A spreadsheet and other materials seized nearly three years ago from a Big Yellow Self Storage unit in London is helping investigators close in on billions of dollars that disappeared from BTA Bank JSC, a commercial lender in Kazakhstan. A team of lawyers, financial crime consultants, investment bankers and private detectives working on behalf of the bank is trying to recover more than $6 billion in what Bloomberg News says could be the largest financial-fraud case since Bernard Madoff’s $17 billion Ponzi scheme.
The spreadsheet lists hundreds of interconnected offshore shell companies, many of which investigators believe former BTA bank chairman Mukhtar Ablyazov used to misappropriate bank assets and shield at least $6 billion in stolen funds, according to a Bloomberg report. The shell companies stretch from Russia to the British Virgin Islands.
In addition to the spreadsheet, 25 boxes of documents and data tapes as well as a computer server were recovered from the storage unit.
After five years of investigation, the investigative team has recovered “several hundred million dollars,” according to Pavel Prosyankin, a former investment banker who is overseeing the asset recovery. He believes only $2 billion to $3 billion of the missing money will ultimately be recovered, according to the report.
Ablyazov, who is currently in jail near Marseilles, France, has testified in British civil courts that he didn’t embezzle the $6 billion or commit fraud. He also has denied fraud charges brought against him in Kazakhstan, Russia and Ukraine. In a statement to Bloomberg News, Ablyazov admitted to using shell companies to hide his majority stake in BTA and manage bank assets, but he denied defrauding depositors and creditors. He was chairman of BTA from 2005 to 2009.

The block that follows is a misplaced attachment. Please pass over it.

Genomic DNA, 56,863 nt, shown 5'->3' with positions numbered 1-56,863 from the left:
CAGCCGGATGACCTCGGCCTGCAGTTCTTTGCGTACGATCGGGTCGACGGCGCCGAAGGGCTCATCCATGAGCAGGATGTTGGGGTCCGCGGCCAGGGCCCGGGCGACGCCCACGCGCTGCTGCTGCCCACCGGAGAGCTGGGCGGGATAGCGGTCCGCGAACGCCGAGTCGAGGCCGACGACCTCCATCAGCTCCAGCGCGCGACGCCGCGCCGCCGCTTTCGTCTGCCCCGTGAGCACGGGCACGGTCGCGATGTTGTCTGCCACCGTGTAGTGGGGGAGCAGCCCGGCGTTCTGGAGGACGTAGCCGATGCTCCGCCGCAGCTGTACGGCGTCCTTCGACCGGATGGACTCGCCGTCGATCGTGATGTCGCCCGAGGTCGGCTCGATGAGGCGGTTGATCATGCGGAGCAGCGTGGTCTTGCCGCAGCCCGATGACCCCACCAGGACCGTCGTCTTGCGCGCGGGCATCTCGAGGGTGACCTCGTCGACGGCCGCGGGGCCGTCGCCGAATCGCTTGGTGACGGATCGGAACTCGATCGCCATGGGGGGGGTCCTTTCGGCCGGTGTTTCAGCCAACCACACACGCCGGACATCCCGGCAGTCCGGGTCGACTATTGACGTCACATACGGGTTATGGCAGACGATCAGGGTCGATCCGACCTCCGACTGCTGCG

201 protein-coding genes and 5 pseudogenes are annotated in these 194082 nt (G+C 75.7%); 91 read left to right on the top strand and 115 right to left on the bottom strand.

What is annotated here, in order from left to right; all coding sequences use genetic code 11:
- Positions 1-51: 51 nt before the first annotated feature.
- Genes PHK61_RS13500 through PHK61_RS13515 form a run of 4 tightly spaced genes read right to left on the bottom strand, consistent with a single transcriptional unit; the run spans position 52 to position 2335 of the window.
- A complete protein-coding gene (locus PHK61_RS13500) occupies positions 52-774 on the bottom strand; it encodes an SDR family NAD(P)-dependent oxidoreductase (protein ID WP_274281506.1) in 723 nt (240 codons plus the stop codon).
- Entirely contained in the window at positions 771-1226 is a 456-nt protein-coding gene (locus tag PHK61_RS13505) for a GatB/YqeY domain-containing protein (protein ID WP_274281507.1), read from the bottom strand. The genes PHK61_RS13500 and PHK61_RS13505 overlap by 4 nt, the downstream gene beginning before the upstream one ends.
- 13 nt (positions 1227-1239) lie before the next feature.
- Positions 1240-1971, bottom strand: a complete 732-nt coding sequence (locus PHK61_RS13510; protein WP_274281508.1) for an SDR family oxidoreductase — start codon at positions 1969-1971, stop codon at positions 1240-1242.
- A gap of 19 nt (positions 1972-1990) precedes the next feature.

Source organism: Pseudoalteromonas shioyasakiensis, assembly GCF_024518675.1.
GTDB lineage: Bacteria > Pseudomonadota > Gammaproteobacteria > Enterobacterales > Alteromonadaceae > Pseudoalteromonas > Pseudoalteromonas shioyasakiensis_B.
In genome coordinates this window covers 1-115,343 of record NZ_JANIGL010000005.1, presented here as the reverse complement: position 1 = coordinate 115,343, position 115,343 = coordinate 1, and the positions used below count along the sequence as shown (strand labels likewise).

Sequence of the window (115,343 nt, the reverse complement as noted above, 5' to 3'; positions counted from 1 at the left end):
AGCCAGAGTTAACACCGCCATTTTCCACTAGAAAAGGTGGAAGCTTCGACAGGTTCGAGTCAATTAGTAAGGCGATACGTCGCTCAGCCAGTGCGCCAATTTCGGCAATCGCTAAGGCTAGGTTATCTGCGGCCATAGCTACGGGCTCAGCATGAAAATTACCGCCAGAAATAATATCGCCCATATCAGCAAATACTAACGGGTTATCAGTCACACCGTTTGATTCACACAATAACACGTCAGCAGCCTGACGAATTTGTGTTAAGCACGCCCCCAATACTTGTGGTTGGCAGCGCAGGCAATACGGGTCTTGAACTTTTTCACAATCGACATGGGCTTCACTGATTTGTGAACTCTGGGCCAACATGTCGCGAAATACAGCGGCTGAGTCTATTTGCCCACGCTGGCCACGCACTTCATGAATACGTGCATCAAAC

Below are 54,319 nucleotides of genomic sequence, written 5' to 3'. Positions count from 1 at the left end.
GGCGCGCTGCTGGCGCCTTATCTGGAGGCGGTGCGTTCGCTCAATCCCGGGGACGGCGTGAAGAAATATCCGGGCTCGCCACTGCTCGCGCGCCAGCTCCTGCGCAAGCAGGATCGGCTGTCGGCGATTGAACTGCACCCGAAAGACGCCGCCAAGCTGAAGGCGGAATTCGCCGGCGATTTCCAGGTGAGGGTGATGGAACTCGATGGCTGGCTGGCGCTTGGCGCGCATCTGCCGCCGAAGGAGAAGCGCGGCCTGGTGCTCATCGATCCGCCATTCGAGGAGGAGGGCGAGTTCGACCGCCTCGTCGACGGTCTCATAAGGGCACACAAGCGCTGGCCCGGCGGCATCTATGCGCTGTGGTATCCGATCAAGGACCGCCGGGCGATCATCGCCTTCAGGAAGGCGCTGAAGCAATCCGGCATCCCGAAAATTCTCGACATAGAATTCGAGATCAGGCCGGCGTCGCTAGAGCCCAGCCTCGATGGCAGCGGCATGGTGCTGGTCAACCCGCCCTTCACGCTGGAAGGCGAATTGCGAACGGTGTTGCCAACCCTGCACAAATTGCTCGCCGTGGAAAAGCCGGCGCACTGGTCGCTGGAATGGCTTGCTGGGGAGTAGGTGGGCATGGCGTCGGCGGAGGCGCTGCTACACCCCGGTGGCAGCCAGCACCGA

Auditors first discovered a $10 billion hole in BTA’s balance sheet after Kazakh regulators took over the bank in February 2009. In an effort to recover $6 billion of the missing money, lead attorney Chris Hardman, a fraud litigator at Hogan Lovells International LLP, established jurisdiction in the United Kingdom for 11 separate lawsuits. The move was based on a 2008 transaction in which BTA transferred $295 million to a British shell company called Drey Associates.
Private detectives were ultimately led to the Big Yellow Self Storage facility while conducting surveillance on Salim Shalabayev, the younger brother of Ablyazov’s brother-in-law, Syrym Shalabayev. In December 2010, they watched Salim and another man transport 25 boxes between the storage unit and an accounting firm for Eastbridge Capital LLC, a supposed London investment firm linked to the Ablyazov shell companies. Eastbridge Capital was managed by Syrym Shalabayev.
In February 2011, Hardman secured a warrant to search the storage unit and recovered the spreadsheet and other materials. Hardman said the spreadsheet links Eastbridge Capital to the shell companies.
Ablyazov was found in contempt of court in February 2012 by British judge Nigel Teare but fled the country before receiving a 22-month prison sentence. The Shalabayev brothers were also found in contempt and fled the U.K. In March 2013, Teare ruled Ablyazov had defrauded BTA and ordered him to make restitution. He was apprehended in France in July. As of Dec. 9, he still owed the bank $4.1 billion, Bloomberg reported.